The scope of a woman’s role in most cultures, surrounds her femininity. She is seen as a symbol of motherhood, nature, fertility, and the like, while the man is often attributed with inherent machismo and titles like, “breadwinner”, even if these roles are not so.
In recent years and months, issues surrounding women in the working world have grown in recognition, but it seemed that even Hillary Clinton, the issue’s greatest advocate, has failed to match her words with equal salaries. The question becomes, why?
Throughout the 20th century, World Wars and major movements gave a societal push for women in the work force, but we only see significant and consistent numbers of working women in the last fifty-plus years. Naturally, this growth during the sixties and seventies coincided with an expanding equal-rights movement concerning race, gender, and sexuality.
It is no surprise then, that during a similar and constantly-growing movement, women are starting to question consistently inferior pay and the demographics of our work force.
Money is undeniably linked to power, and while there are those celebrities earning enough money so that the pay difference may not matter for their livelihood, the disparity speaks to a greater issue. And this issue trickles down to those earning fractions of an A-list income.
Many, like Jennifer Lawrence in the above-linked article, will claim responsibility for significantly lower salaries due to poor negotiation tactics. This remains an issue for those women who continue to undersell themselves, but there are many sources claiming a lack of negotiation is not usually the case.
The stigma surrounding salary is interweaved in those beliefs that certain jobs are strictly male or female. After all, it took until December 2015, some 100 years after their entrance to the military, for the powers-at-be to deem women able to serve in combat positions.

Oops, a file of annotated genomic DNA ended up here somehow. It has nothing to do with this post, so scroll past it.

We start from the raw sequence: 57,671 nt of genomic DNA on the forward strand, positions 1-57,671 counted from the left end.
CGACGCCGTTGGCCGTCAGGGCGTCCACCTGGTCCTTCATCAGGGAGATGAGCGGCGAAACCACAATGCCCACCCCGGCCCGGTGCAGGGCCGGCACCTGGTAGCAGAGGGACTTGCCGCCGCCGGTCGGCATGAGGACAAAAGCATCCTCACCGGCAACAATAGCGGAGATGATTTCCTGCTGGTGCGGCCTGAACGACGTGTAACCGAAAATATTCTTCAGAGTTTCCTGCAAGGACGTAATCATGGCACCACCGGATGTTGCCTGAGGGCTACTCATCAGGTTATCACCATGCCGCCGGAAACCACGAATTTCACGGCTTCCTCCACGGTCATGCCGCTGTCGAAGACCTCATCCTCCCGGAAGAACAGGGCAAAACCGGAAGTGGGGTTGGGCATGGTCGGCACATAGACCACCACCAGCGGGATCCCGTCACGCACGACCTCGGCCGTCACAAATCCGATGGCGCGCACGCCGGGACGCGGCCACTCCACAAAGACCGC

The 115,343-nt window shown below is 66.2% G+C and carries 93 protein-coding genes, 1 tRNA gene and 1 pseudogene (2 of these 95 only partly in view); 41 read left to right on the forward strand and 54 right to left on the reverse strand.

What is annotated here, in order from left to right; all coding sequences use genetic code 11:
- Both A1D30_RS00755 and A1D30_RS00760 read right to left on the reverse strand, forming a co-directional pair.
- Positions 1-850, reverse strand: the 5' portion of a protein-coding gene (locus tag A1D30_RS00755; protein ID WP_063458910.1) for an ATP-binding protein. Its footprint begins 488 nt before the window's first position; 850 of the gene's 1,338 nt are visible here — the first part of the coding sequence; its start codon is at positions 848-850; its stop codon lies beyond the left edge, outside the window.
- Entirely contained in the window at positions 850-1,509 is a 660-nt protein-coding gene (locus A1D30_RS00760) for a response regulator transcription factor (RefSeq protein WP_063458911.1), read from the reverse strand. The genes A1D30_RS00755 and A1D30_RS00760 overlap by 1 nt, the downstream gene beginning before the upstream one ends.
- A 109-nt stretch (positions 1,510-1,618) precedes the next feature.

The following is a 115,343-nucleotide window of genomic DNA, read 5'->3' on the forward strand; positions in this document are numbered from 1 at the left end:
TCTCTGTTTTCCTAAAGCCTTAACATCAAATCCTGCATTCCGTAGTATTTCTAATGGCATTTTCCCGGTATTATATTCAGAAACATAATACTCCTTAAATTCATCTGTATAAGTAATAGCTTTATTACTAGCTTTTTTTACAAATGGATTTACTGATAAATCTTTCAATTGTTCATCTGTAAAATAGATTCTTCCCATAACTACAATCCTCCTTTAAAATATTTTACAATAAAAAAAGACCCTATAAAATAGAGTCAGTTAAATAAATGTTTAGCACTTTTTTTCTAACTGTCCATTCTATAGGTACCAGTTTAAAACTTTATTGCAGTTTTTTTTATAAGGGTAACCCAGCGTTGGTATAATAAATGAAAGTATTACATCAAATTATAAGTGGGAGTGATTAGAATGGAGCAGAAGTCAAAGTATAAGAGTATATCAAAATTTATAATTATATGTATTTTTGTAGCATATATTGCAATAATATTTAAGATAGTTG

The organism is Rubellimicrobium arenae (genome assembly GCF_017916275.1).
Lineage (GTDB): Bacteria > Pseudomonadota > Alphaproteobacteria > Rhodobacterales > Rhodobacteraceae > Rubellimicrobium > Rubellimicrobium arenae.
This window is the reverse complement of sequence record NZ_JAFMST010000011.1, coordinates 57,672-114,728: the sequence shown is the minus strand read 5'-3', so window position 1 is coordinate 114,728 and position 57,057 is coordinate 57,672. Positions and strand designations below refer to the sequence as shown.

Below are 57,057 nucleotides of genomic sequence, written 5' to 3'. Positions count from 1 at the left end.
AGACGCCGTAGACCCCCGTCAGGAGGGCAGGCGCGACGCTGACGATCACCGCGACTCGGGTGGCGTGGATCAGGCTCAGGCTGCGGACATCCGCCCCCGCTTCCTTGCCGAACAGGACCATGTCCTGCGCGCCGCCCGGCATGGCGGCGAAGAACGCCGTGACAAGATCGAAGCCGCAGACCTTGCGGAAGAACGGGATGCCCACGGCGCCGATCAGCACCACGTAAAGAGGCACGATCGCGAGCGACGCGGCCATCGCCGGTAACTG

Indeed, in positions of great power, like law enforcement, women experience smaller representation, and a very different career than males. This, evidenced in a study conducted by PEW Research Center, comparing the experiences of male and female police officers.
There are those “pink-collar” jobs where women constitute the majority, with the top three being registered nurses, elementary/middle school teachers, and social workers. Women make up a staggering amount for each, between eighty and ninety percent of the work force.
The rest on the list follow a similar trend: jobs requiring considerable interaction and communication, like counselors, psychologists, human resource or public relations managers.
However, if you compare with a concise graph made by CNN Money, even in these female-dominated areas, men still make more. While there are certain scenarios where women make more than men, it is a select-few, traditionally male-dominated occupations such as boilermakers, non-oil/gas drillers, and riggers.
We can be certain, too, that the wage gap is not a result of differing qualifications. Forbes cites a study from The National Partnership for Women and Families, noting that women with doctoral degrees are paid less than men with master’s degrees, and women with a master’s are paid less than men with a bachelor’s degree.
The scarier thought, is that minority-women fair even worse than their caucasian-counterparts, with black and hispanic females making 63 and 54 cents of every dollar that a white male makes.
Taking the value of money out of this equation, we come to the recognition that the problem lies with all involved in this process, from the men making more than even overqualified female coworkers, to the executives knowingly underpaying female employees. Seeing this as an issue is necessary, but bridging gender gaps to change it is paramount.